What happened

Shares of door manufacturer Masonite International (NYSE:DOOR) are down 22.6% as of 11:45 a.m. EDT on Thursday in response to yesterday's after-hours earnings report.

So what

Masonite reported after close of trading Wednesday that its fiscal second-quarter sales increased 1% to $520 million. Profits, however, got kicked off the frame -- down 16% year over year to $0.89 per share. Masonite CEO Fred Lynch blamed a combination of "softer than expected demand, [unfavorable] foreign exchange [rates], and certain plant consolidations" for the disappointing results, and noted that "operating and distribution inefficiencies remained a challenge" for Masonite in the quarter. 

Relative to Wall Street's expectations, Masonite also performed pretty badly. Analysts had predicted that Masonite would grow, not shrink, its profits in Q2 -- to $1.11 per share. Sales were expected to grow as well, to $546 million. So on both revenue and earnings, Masonite missed estimates.

Door broken at lock

Masonite stock got nearly kicked off its hinges this morning. Image source: Getty Images.

Now what

Management did not give guidance on its expectations for earnings in the current fiscal third quarter, nor for the year as a whole, saying only that Masonite will "continue to take the actions we believe are necessary to improve our manufacturing and distribution performance."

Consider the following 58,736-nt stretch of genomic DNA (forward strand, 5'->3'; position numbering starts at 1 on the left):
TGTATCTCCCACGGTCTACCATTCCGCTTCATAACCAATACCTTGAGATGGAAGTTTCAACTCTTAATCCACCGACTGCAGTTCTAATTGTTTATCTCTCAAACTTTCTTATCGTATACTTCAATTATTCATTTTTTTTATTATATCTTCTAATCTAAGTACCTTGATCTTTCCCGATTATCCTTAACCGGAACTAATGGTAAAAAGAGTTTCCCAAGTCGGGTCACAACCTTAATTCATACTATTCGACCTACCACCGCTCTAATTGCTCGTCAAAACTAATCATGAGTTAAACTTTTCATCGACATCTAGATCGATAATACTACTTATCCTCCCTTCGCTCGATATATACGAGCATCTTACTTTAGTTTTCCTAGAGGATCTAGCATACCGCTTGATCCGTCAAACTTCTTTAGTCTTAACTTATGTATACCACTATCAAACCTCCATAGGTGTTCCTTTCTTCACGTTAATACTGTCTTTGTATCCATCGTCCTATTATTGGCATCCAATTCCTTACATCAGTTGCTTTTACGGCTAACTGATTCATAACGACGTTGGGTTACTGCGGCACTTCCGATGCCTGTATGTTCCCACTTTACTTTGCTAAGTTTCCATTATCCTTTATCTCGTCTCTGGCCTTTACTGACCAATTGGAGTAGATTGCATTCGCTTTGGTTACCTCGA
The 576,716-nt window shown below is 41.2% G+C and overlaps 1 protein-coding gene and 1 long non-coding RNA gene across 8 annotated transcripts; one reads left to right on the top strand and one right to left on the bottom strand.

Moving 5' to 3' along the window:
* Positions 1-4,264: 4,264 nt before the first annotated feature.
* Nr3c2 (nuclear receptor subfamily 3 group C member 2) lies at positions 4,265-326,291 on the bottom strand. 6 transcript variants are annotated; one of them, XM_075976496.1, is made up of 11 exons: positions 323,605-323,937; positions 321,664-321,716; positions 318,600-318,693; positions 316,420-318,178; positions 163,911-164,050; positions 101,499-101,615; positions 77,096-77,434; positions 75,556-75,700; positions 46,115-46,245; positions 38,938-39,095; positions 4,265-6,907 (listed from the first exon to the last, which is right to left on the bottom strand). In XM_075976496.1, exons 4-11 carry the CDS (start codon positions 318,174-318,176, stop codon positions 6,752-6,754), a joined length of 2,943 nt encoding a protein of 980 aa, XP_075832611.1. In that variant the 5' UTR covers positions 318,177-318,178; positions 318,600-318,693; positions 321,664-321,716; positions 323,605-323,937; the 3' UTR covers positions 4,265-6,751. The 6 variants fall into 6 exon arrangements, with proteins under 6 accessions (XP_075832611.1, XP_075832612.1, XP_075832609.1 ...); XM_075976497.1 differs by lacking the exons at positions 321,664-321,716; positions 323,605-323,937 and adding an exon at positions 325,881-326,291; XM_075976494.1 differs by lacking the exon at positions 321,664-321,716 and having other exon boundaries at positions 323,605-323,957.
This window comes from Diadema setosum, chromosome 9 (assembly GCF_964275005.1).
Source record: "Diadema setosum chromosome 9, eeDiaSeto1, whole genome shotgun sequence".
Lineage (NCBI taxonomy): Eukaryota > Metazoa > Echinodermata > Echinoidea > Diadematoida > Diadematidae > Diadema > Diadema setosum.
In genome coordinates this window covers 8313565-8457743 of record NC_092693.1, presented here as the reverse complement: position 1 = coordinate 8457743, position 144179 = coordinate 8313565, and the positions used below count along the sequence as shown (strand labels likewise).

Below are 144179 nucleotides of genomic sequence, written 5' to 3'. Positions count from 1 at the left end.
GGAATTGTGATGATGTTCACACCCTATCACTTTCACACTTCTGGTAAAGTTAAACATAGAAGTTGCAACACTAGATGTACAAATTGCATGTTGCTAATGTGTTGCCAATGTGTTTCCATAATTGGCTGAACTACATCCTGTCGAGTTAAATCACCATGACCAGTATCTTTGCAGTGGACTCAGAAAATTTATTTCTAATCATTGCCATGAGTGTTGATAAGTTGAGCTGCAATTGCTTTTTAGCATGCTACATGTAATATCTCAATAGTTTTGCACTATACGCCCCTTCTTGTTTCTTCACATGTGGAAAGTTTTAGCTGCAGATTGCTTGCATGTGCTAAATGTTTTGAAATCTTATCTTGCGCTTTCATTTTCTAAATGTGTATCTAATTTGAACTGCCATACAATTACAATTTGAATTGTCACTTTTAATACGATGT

As for Wall Street, analysts are still expecting the company to earn $4.13 per share this year -- 36% more than it earned last year. Having earned only $1.66 per share so far in the first half, however, Masonite is less than halfway to Wall Street's goal -- and with less than half the year remaining.

Things are not looking good for Masonite's chances, and another earnings miss (for the year at least) looks like a distinct possibility.

This article represents the opinion of the writer, who may disagree with the “official” recommendation position of a Motley Fool premium advisory service. We’re motley! Questioning an investing thesis -- even one of our own -- helps us all think critically about investing and make decisions that help us become smarter, happier, and richer.